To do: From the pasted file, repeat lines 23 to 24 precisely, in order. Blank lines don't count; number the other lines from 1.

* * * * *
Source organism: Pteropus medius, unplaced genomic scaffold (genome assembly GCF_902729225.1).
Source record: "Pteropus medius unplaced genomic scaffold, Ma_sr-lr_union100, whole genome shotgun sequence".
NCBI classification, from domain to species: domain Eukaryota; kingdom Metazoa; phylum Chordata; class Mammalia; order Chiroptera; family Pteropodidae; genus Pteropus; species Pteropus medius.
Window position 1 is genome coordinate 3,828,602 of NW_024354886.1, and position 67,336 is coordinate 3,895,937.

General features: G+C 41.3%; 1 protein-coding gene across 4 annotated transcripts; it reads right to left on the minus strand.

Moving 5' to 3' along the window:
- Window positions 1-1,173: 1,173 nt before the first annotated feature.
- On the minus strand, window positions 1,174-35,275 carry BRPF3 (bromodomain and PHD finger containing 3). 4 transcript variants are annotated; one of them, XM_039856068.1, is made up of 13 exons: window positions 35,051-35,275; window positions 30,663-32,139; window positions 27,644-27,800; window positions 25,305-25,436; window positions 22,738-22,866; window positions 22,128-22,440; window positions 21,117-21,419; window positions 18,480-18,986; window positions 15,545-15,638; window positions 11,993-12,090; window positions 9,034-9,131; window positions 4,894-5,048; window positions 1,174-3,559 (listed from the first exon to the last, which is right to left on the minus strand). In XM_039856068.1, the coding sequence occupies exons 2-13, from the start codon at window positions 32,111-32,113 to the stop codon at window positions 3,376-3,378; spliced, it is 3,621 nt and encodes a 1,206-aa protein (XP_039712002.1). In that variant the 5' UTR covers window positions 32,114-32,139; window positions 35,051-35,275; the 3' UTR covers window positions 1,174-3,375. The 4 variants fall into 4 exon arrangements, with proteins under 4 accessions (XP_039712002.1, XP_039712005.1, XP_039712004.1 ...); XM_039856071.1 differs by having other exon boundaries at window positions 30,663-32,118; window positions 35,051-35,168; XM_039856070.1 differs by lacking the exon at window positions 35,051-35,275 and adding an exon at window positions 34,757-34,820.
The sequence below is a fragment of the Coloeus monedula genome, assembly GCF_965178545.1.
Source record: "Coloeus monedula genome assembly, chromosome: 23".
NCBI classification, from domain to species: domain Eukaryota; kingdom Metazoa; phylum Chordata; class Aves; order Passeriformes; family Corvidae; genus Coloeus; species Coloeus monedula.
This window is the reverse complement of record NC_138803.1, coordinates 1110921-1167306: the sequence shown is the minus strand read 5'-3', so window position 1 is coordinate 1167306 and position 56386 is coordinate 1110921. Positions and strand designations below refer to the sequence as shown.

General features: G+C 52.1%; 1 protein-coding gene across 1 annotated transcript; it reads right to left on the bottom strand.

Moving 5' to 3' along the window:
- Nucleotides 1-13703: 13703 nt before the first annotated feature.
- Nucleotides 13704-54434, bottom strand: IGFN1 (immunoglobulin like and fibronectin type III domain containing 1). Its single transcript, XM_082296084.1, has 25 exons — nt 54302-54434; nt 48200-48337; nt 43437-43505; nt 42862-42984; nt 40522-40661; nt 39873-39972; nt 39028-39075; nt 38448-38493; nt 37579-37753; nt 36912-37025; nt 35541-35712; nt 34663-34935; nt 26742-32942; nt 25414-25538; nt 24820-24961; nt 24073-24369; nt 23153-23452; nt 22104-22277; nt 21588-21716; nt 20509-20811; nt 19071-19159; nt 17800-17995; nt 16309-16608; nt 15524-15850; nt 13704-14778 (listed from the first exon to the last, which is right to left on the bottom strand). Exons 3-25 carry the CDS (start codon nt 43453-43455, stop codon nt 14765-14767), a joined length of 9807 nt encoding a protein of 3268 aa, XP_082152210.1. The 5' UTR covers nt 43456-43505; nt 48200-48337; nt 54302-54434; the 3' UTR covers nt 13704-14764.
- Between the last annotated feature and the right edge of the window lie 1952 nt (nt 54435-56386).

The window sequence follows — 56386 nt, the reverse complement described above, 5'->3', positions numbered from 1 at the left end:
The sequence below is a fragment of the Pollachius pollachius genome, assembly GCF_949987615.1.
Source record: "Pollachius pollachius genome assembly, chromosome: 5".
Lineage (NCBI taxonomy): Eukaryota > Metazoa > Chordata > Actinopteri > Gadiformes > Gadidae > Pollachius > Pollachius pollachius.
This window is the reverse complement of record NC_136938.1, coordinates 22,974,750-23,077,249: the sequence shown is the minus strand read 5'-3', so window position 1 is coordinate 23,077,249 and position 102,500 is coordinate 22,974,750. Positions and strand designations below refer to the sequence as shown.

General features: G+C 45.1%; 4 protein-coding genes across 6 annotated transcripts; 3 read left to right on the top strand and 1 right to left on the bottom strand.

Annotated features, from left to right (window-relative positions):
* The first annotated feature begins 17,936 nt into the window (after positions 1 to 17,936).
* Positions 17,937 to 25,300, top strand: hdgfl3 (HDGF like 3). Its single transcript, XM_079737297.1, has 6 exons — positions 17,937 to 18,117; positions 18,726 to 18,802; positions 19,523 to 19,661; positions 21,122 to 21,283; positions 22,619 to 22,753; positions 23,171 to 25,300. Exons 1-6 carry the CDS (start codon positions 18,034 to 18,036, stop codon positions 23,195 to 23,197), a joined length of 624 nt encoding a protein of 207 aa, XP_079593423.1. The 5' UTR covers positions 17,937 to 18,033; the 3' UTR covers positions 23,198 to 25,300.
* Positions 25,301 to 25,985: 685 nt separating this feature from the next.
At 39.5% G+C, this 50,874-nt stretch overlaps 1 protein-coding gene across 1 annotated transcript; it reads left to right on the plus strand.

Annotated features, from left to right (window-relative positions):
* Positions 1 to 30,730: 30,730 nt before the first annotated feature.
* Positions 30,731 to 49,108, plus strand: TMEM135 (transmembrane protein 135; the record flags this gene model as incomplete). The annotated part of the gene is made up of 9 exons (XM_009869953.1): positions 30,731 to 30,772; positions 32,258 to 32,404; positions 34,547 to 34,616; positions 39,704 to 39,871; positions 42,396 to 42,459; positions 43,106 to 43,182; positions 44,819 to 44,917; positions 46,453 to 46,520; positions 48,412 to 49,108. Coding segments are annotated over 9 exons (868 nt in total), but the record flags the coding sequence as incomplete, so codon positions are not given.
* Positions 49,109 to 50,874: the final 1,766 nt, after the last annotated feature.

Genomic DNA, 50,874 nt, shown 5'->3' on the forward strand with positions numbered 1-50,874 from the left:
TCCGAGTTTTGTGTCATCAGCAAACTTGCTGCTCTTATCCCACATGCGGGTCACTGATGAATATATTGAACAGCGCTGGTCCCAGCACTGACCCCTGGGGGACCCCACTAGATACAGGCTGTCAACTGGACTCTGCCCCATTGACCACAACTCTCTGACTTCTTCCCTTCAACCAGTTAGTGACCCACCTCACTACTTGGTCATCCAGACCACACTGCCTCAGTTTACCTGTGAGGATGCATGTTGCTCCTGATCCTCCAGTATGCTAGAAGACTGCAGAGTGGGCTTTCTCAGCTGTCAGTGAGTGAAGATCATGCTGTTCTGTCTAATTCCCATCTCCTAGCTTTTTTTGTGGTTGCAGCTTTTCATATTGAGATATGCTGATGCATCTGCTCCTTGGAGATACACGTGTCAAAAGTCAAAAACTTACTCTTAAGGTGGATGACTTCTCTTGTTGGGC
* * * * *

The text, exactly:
General features: G+C 45.1%; 4 protein-coding genes across 6 annotated transcripts; 3 read left to right on the top strand and 1 right to left on the bottom strand.

Annotated features, from left to right (window-relative positions):